Submitted to: Journal of Sustainable Agriculture
Publication Type: Peer Reviewed Journal
Publication Acceptance Date: August 1, 2006
Publication Date: December 6, 2006
Citation: Alva, A.K. 2006. Sustainable nutrient management in sandy soils - fate and transport of nutrients from animal manure verses inorganic sources. Journal of Sustainable Agriculture. Vol 28: 139-155. 2006. Interpretive Summary: Estimation of nutrient leaching from sandy soils is important to develop management techniques to facilitate minimizing leaching losses. Nutrient leaching can occur from inorganic fertilizers as well as from organic sources, following the mineralization of nutrients. In this study, nitrogen and phosphorus leaching were evaluated from a Quincy fine sand subject to the following treatments: (i) unamended; (ii) 100 kg N/ha as urea; (iii) 100 kg N/ha as urea plus 100 kg P/ha as KH2PO4; (iv) 200 kg N/ha as manure. To examine the degree of vulnerability of this soil for leaching, 100 kg/ha bromide was applied as potassium bromide uniformly across all leaching columns. Leaching of bromide was completed in one pore volume of leachate indicating high vulnerability of this soil for leaching losses. In both urea and manure amended soils, the amount of ammonium-nitrogen in the leachate was considerably lower than that of nitrate-nitrogen. This is in part due to the rapid transformation of ammonium form of nitrogen into nitrate form. There was an appreciable lag time for leaching of phosphorus to occur as compared to that of nitrogen forms.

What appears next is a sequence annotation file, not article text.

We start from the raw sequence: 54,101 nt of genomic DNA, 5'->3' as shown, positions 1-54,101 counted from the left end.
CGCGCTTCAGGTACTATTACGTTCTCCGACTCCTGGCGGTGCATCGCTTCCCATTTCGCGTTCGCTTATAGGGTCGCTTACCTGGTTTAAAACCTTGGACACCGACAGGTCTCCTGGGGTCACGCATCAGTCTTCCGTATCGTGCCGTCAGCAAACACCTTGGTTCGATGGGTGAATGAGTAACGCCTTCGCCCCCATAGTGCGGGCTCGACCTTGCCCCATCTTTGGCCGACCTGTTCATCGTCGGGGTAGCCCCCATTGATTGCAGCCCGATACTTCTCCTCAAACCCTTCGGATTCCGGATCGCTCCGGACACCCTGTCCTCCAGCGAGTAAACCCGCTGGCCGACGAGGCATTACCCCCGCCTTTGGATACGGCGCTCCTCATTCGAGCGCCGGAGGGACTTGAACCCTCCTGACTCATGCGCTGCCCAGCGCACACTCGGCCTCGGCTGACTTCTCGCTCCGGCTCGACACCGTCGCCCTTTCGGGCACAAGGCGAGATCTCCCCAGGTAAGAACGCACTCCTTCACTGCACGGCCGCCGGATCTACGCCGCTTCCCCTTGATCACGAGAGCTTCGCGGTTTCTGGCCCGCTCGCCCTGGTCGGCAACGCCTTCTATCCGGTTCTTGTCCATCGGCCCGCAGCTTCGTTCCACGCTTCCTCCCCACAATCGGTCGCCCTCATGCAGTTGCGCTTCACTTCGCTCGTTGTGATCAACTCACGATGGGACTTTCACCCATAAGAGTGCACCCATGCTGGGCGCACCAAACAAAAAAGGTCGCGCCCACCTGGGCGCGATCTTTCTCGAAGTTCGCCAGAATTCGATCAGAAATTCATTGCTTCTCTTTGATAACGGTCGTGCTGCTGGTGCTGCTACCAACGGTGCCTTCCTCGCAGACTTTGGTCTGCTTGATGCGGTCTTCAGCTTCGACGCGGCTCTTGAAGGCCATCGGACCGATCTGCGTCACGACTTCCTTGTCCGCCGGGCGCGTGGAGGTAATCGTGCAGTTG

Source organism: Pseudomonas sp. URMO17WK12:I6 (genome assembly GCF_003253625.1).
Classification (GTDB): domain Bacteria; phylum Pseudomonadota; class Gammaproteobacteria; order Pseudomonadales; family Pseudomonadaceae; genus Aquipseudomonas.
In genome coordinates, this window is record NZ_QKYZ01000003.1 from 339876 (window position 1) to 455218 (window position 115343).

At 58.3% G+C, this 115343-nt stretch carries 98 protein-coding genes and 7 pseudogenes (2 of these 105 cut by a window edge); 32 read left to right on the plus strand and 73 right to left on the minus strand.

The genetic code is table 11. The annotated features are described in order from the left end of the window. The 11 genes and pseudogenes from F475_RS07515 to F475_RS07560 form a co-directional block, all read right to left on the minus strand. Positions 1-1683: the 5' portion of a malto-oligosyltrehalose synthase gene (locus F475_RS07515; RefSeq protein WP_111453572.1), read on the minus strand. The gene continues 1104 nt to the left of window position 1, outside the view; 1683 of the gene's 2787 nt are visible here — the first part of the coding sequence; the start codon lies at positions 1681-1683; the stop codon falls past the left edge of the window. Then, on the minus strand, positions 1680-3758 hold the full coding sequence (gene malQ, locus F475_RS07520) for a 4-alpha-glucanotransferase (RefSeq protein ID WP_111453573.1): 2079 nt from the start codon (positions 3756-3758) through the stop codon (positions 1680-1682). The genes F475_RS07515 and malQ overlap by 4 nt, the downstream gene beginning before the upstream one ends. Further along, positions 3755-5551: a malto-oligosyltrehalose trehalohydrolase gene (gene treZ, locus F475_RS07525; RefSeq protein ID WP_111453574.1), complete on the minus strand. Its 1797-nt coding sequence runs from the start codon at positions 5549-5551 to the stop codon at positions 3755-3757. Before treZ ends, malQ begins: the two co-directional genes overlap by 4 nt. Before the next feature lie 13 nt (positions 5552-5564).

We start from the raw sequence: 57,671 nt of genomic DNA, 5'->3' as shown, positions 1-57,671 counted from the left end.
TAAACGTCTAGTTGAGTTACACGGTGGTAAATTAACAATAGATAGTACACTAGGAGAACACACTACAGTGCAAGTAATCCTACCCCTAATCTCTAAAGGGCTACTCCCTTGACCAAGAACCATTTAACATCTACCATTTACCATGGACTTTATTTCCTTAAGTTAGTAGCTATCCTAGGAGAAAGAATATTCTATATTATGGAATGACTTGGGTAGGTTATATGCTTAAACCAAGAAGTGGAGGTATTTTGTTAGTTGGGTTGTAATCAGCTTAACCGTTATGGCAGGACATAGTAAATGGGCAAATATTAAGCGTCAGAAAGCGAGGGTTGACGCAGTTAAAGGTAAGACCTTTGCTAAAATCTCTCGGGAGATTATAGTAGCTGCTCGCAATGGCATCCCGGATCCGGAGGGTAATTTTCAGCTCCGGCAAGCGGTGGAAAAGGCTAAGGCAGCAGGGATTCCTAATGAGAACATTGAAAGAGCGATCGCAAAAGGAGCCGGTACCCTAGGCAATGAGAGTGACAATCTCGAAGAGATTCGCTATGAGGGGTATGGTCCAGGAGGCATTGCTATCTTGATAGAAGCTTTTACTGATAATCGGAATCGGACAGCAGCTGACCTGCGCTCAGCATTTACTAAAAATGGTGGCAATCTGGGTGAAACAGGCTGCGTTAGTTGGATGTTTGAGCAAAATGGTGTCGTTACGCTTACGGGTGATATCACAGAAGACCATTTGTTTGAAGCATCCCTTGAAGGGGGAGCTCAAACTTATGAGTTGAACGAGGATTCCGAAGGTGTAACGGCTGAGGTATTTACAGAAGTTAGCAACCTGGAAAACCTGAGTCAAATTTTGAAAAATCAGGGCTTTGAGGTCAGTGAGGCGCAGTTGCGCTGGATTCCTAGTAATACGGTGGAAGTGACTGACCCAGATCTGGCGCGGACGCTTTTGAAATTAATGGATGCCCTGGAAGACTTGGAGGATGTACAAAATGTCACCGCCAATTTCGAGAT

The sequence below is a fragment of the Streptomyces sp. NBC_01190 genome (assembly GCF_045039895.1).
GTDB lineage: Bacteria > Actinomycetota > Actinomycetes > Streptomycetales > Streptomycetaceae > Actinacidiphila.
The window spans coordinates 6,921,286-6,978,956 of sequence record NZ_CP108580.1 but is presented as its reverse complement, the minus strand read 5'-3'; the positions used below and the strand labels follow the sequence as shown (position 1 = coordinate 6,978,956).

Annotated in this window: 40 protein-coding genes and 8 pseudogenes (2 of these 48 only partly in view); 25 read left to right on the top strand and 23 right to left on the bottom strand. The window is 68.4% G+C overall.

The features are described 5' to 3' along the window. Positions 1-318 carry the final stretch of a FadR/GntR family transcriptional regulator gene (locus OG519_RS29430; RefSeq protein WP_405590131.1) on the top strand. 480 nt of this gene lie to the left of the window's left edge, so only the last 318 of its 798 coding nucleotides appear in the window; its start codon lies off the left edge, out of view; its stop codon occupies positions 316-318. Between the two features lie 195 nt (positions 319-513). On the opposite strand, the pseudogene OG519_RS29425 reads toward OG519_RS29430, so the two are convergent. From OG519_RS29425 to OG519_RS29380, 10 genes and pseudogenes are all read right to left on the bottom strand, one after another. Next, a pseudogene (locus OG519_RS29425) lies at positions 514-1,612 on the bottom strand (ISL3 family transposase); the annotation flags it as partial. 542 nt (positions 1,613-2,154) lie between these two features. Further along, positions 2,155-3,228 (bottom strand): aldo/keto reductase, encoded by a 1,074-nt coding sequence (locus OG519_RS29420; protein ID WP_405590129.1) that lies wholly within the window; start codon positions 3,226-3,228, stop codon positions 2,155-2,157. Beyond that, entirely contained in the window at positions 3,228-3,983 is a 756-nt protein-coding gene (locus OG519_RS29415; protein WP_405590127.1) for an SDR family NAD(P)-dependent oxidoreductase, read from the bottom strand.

Technical Abstract: A clear understanding of transformation and transport of nutrients from inorganic sources as well as organic amendments is important to manage the application of these nutrient sources efficiently in an effort to minimize the losses. With respect to nitrogen (N) management for crop production, inorganic fertilizers and organic N containing amendments are being used. Nitrogen in the organic N amendments is transformed into ammonium (NH4+) and nitrate (NO3-) forms. Although this transformation is necessary for rendering N available to plants, these N forms (in particular NO3- form) is subject to leach in the soil with the water front. Leaching column (15 cm diameter x 120 cm long) experiment was conducted using a Quincy fine sand (mixed, mesic, Xeric Torripsamments) packed to simulate the natural soil profile of 120 cm depth. The treatments included : (i) unamended; (ii) 100 kg N/ha as urea; (iii) 100 kg/ha of N and P as urea and KH2PO4; and (iv) 200 kg N/ha as manure. All columns received uniform bromide (Br-) applications at 112 kg/ha, as KBr. The columns were leached with 5 pore volumes (total of 45L) of water. The Br- was leached entirely from all the columns in the second pore volume of leachate. The extraction of the soil at the conclusion of leaching of 5 pore volumes showed negligible to below detection limits of Br-. Across all N amendments, the leaching of NH4-N was considerably lower than that of NO3-N. This is an indication of rapid transformation of NH4-N into NO3-N, and retention of NH4-N to some degree by the soil. Leaching of PO4-P was negligible in the first 3 pore volumes, but increased rapidly during the subsequent leaching. The amount of P leached was much greater for the urea plus KH2PO4 amended treatment as compared to that from the manure amended treatment. This was an indication of the slow transformation of organic P into PO4-P from manure amended treatment. The residual soil N (2M KCl extractable) after the completion of five pore volumes of water showed negligible levels of NH4-N through the entire depth of the soil column. The extractable NO3-N levels in the 0 to 30 cm depth soil were greater in the manure, and urea plus KH2PO4 treatments as compared to those in the other treatments. Despite leaching of five pore volumes of water, the extractable PO4-P concentration was greater for the manure, and urea plus KH2PO4 amended treatments as compared to those for the other treatments, across the entire depth of the soil column.